"The Covenant" is an action movie and a survival movie.
There's real danger and suspense in the first half, which may remind viewers of Mark Wahlberg in "Lone Survivor." Having hired new Afghan interpreter Ahmed (Dar Salim), Army Sgt. John (Jake Gyllenhaal) has just begun to let him into his circle when the Taliban ambush them. Stranded in the middle of nowhere with no vehicle, they must try to get to safety while deep in enemy territory.
Under the direction of co-writer Guy Ritchie, these scenes are tense and understated. The men don't know if they can trust people they encounter — they're not even sure they trust each other — but each has to rely on the other as the perils of their several-day journey pile up.
I don't want to spoil what happens but their relationship grows by degrees, giving both men the opportunity to demonstrate heroism: Ahmed while they're on the run in Afghanistan and John when, back in the U.S., he learns his colleague is in jeopardy.
Gyllenhaal is the big name in "Covenant" and he's fine as the intense, passionate John, but the discovery here is Salim. The Iraqi Danish actor, probably best known for several episodes of "Game of Thrones," is an intelligent, soulful presence. Much of the movie comes from John's perspective, so Ahmed is meant to be mysterious, but Salim's quiet directness — despite multiple life-and-death situations, he never raises his voice, as if to remind us that danger lurks everywhere — keeps us a step or two ahead. Even if John is unsure of his colleague, we know he's a good guy and that he and his family desperately need the trip to America that's been promised for a job well done.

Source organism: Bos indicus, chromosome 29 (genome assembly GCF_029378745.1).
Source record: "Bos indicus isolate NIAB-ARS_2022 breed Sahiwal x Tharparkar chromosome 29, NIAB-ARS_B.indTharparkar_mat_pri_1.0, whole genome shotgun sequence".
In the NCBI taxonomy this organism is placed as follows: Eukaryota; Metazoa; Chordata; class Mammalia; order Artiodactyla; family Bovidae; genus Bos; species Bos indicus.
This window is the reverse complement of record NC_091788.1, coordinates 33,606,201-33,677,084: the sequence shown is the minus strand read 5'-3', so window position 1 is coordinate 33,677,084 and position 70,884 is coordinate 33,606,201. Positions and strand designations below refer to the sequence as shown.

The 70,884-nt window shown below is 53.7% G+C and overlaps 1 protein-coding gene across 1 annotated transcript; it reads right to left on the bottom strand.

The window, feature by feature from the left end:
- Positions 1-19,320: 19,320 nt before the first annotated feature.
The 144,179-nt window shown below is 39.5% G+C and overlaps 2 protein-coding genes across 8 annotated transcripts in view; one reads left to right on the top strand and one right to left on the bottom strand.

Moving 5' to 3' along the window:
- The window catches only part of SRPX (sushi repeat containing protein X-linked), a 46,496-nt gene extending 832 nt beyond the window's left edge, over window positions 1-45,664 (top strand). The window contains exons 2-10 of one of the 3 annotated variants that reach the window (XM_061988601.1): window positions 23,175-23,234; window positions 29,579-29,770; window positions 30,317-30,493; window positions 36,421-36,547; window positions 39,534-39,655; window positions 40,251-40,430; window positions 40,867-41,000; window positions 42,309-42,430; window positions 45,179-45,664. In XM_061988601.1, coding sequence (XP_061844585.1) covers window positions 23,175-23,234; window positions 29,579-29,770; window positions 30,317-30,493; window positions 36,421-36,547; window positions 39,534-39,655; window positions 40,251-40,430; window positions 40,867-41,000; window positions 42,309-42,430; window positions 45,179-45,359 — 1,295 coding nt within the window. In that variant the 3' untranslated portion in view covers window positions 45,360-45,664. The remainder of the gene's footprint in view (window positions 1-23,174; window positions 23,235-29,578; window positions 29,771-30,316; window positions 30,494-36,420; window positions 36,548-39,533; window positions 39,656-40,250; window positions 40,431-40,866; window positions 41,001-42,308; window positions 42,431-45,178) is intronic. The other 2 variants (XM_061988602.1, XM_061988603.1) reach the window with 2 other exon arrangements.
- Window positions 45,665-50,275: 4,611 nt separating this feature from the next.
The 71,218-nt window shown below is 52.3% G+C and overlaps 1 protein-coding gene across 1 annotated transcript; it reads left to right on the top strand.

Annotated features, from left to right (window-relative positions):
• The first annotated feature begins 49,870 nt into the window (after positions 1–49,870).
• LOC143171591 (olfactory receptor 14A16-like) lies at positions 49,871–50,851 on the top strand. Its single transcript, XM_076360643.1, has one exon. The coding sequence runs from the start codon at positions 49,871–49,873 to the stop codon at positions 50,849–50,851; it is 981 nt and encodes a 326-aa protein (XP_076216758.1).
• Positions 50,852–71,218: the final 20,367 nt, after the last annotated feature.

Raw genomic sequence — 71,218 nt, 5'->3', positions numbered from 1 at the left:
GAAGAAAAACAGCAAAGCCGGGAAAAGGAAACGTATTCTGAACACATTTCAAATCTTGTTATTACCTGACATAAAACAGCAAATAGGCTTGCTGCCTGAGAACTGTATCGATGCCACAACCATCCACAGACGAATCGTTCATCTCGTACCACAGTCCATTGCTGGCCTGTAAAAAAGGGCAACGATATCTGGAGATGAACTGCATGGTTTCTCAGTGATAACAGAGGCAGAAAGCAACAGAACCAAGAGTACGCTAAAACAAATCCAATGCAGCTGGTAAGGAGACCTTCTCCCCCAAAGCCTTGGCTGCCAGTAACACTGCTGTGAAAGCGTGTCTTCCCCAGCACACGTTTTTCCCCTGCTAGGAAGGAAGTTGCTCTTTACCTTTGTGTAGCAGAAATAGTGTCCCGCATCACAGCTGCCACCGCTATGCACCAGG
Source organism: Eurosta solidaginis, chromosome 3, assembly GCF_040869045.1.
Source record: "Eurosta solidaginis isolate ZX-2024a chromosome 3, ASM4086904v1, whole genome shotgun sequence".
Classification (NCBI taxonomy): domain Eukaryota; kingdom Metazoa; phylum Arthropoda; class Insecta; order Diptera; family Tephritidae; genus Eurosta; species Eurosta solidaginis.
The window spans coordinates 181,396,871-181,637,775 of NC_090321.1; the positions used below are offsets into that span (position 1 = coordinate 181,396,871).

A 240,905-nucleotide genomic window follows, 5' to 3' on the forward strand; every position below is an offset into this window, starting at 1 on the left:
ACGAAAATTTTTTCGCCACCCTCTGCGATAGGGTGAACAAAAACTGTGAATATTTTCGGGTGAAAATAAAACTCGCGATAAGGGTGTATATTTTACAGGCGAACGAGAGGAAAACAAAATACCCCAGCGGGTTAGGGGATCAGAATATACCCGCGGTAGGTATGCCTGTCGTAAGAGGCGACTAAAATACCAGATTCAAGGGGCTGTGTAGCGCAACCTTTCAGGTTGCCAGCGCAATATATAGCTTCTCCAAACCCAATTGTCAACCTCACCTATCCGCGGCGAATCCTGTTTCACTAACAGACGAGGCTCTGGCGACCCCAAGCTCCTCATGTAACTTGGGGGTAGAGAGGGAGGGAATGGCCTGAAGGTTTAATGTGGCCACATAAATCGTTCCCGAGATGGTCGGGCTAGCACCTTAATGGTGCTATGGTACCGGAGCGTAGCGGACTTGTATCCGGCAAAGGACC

Ritchie — who is fond of movies in which one Cockney guy tells a joke while sticking a bullet in the eye of another Cockney guy ("Lock, Stock and Two Smoking Barrels," "The Gentlemen") — has never been the subtlest director. But, especially in the first half of "Covenant," he lets the charged material speak for itself.
Instead of layering on jump cuts, crazy camera angles and jokey subtitles like he usually does, he keeps things calm. Ritchie lets the action unfold swiftly and clearly. Even the musical choices are subtle, with Vietnam-era songs by the Hollies and America reminding us of another guerrilla war that the U.S. got stuck in.
The second half of "Covenant" is less successful. That's when Ritchie mirrors John's hot temper by indulging in gonzo editing and filming that make us doubt his storytelling (although not based on any specific incidents, "Covenant" was inspired by the lives of many Afghan interpreters/soldiers).
Ritchie rights the ship for the ending, but those frenetic middle scenes also throw off the movie, which is weighted equally between the two leading characters, even if one of them is played by an Oscar-nominated star.
"Covenant" does a terrific job of helping us understand how difficult it is for John to trust an ally who looks and sounds exactly like the people John is fighting against. But why doesn't the movie also acknowledge how tough it is for Salim to trust mercurial, hair-trigger John?
**1/2 out of 4 stars
Rated: R for very strong language and bloody violence.
Where: In theaters Friday.